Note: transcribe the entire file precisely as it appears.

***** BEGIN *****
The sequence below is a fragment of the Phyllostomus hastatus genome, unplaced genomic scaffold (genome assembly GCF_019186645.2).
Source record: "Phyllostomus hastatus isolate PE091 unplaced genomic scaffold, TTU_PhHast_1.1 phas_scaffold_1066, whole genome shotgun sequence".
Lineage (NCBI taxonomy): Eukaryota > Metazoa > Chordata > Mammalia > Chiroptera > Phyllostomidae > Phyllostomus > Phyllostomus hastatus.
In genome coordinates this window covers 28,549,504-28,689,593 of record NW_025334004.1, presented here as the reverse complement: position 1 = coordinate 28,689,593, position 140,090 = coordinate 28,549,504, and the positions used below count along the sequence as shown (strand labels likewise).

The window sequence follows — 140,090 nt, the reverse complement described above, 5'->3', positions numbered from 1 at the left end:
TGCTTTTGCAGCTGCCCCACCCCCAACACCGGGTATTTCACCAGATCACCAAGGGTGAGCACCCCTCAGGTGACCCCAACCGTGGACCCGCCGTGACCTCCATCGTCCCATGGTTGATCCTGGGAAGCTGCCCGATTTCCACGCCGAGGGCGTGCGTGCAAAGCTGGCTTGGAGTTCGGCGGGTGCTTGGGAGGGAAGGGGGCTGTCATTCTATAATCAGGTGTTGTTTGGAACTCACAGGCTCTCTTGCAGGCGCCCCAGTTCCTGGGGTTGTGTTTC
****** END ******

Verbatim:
The sequence below is a fragment of the Phyllostomus hastatus genome, unplaced genomic scaffold (genome assembly GCF_019186645.2).
Source record: "Phyllostomus hastatus isolate PE091 unplaced genomic scaffold, TTU_PhHast_1.1 phas_scaffold_1066, whole genome shotgun sequence".
Lineage (NCBI taxonomy): Eukaryota > Metazoa > Chordata > Mammalia > Chiroptera > Phyllostomidae > Phyllostomus > Phyllostomus hastatus.
In genome coordinates this window covers 28,549,504-28,689,593 of record NW_025334004.1, presented here as the reverse complement: position 1 = coordinate 28,689,593, position 140,090 = coordinate 28,549,504, and the positions used below count along the sequence as shown (strand labels likewise).

The window sequence follows — 140,090 nt, the reverse complement described above, 5'->3', positions numbered from 1 at the left end:
TGCTTTTGCAGCTGCCCCACCCCCAACACCGGGTATTTCACCAGATCACCAAGGGTGAGCACCCCTCAGGTGACCCCAACCGTGGACCCGCCGTGACCTCCATCGTCCCATGGTTGATCCTGGGAAGCTGCCCGATTTCCACGCCGAGGGCGTGCGTGCAAAGCTGGCTTGGAGTTCGGCGGGTGCTTGGGAGGGAAGGGGGCTGTCATTCTATAATCAGGTGTTGTTTGGAACTCACAGGCTCTCTTGCAGGCGCCCCAGTTCCTGGGGTTGTGTTTC